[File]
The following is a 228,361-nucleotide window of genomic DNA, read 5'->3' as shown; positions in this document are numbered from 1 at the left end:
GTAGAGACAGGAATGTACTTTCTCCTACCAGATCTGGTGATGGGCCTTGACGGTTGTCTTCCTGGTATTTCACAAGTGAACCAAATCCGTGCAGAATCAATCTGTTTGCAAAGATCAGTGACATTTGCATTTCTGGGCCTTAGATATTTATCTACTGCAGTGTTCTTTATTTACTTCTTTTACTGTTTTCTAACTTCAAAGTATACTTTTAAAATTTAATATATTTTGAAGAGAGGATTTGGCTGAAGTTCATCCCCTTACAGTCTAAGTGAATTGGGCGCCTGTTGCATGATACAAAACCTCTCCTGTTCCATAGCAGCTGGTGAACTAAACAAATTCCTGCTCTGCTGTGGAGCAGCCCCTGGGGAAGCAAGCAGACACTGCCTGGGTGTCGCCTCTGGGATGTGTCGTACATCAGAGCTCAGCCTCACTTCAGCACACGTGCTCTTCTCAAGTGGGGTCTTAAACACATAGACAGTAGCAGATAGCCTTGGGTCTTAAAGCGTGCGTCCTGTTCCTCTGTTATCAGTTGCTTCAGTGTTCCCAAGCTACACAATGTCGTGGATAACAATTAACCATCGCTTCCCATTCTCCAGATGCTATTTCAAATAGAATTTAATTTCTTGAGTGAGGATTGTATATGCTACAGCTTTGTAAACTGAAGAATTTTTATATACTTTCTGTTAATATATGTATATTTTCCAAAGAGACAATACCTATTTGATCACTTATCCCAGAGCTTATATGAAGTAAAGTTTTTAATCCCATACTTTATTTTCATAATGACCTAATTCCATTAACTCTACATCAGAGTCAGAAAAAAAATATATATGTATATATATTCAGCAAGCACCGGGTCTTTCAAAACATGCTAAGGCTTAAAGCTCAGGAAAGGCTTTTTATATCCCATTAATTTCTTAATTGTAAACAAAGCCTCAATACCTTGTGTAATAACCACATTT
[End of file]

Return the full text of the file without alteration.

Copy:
The following is a 228,361-nucleotide window of genomic DNA, read 5'->3' as shown; positions in this document are numbered from 1 at the left end:
GTAGAGACAGGAATGTACTTTCTCCTACCAGATCTGGTGATGGGCCTTGACGGTTGTCTTCCTGGTATTTCACAAGTGAACCAAATCCGTGCAGAATCAATCTGTTTGCAAAGATCAGTGACATTTGCATTTCTGGGCCTTAGATATTTATCTACTGCAGTGTTCTTTATTTACTTCTTTTACTGTTTTCTAACTTCAAAGTATACTTTTAAAATTTAATATATTTTGAAGAGAGGATTTGGCTGAAGTTCATCCCCTTACAGTCTAAGTGAATTGGGCGCCTGTTGCATGATACAAAACCTCTCCTGTTCCATAGCAGCTGGTGAACTAAACAAATTCCTGCTCTGCTGTGGAGCAGCCCCTGGGGAAGCAAGCAGACACTGCCTGGGTGTCGCCTCTGGGATGTGTCGTACATCAGAGCTCAGCCTCACTTCAGCACACGTGCTCTTCTCAAGTGGGGTCTTAAACACATAGACAGTAGCAGATAGCCTTGGGTCTTAAAGCGTGCGTCCTGTTCCTCTGTTATCAGTTGCTTCAGTGTTCCCAAGCTACACAATGTCGTGGATAACAATTAACCATCGCTTCCCATTCTCCAGATGCTATTTCAAATAGAATTTAATTTCTTGAGTGAGGATTGTATATGCTACAGCTTTGTAAACTGAAGAATTTTTATATACTTTCTGTTAATATATGTATATTTTCCAAAGAGACAATACCTATTTGATCACTTATCCCAGAGCTTATATGAAGTAAAGTTTTTAATCCCATACTTTATTTTCATAATGACCTAATTCCATTAACTCTACATCAGAGTCAGAAAAAAAATATATATGTATATATATTCAGCAAGCACCGGGTCTTTCAAAACATGCTAAGGCTTAAAGCTCAGGAAAGGCTTTTTATATCCCATTAATTTCTTAATTGTAAACAAAGCCTCAATACCTTGTGTAATAACCACATTT